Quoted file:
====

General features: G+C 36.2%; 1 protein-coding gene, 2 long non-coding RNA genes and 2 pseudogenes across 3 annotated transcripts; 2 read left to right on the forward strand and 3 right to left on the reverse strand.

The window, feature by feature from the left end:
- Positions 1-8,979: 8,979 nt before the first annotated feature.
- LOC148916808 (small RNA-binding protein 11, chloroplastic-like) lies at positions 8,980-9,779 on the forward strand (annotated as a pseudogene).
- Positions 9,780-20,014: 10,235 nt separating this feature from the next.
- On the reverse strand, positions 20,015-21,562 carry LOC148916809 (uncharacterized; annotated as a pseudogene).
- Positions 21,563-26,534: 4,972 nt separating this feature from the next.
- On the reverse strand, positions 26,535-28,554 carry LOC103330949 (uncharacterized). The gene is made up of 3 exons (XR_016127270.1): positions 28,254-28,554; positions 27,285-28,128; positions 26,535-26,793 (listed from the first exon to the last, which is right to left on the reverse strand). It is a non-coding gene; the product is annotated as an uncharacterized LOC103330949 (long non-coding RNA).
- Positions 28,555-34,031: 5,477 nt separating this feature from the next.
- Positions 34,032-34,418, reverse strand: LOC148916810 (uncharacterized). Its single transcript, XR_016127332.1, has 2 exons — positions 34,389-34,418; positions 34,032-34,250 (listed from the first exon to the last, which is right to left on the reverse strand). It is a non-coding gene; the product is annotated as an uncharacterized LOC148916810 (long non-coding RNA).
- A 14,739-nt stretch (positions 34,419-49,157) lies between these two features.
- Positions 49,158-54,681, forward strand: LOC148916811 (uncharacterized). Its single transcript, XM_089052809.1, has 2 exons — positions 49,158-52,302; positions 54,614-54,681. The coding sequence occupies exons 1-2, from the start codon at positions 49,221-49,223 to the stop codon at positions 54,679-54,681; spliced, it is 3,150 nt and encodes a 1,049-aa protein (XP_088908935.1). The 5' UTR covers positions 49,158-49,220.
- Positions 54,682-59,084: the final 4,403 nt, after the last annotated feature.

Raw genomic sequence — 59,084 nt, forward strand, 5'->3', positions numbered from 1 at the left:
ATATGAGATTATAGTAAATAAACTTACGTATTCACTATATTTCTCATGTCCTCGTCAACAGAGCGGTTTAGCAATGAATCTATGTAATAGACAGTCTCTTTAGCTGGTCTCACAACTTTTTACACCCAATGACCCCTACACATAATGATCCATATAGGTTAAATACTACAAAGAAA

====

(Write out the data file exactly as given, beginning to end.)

General features: G+C 36.2%; 1 protein-coding gene, 2 long non-coding RNA genes and 2 pseudogenes across 3 annotated transcripts; 2 read left to right on the forward strand and 3 right to left on the reverse strand.

The window, feature by feature from the left end:
- Positions 1-8,979: 8,979 nt before the first annotated feature.
- LOC148916808 (small RNA-binding protein 11, chloroplastic-like) lies at positions 8,980-9,779 on the forward strand (annotated as a pseudogene).
- Positions 9,780-20,014: 10,235 nt separating this feature from the next.
- On the reverse strand, positions 20,015-21,562 carry LOC148916809 (uncharacterized; annotated as a pseudogene).
- Positions 21,563-26,534: 4,972 nt separating this feature from the next.
- On the reverse strand, positions 26,535-28,554 carry LOC103330949 (uncharacterized). The gene is made up of 3 exons (XR_016127270.1): positions 28,254-28,554; positions 27,285-28,128; positions 26,535-26,793 (listed from the first exon to the last, which is right to left on the reverse strand). It is a non-coding gene; the product is annotated as an uncharacterized LOC103330949 (long non-coding RNA).
- Positions 28,555-34,031: 5,477 nt separating this feature from the next.
- Positions 34,032-34,418, reverse strand: LOC148916810 (uncharacterized). Its single transcript, XR_016127332.1, has 2 exons — positions 34,389-34,418; positions 34,032-34,250 (listed from the first exon to the last, which is right to left on the reverse strand). It is a non-coding gene; the product is annotated as an uncharacterized LOC148916810 (long non-coding RNA).
- A 14,739-nt stretch (positions 34,419-49,157) lies between these two features.
- Positions 49,158-54,681, forward strand: LOC148916811 (uncharacterized). Its single transcript, XM_089052809.1, has 2 exons — positions 49,158-52,302; positions 54,614-54,681. The coding sequence occupies exons 1-2, from the start codon at positions 49,221-49,223 to the stop codon at positions 54,679-54,681; spliced, it is 3,150 nt and encodes a 1,049-aa protein (XP_088908935.1). The 5' UTR covers positions 49,158-49,220.
- Positions 54,682-59,084: the final 4,403 nt, after the last annotated feature.

Raw genomic sequence — 59,084 nt, forward strand, 5'->3', positions numbered from 1 at the left:
ATATGAGATTATAGTAAATAAACTTACGTATTCACTATATTTCTCATGTCCTCGTCAACAGAGCGGTTTAGCAATGAATCTATGTAATAGACAGTCTCTTTAGCTGGTCTCACAACTTTTTACACCCAATGACCCCTACACATAATGATCCATATAGGTTAAATACTACAAAGAAA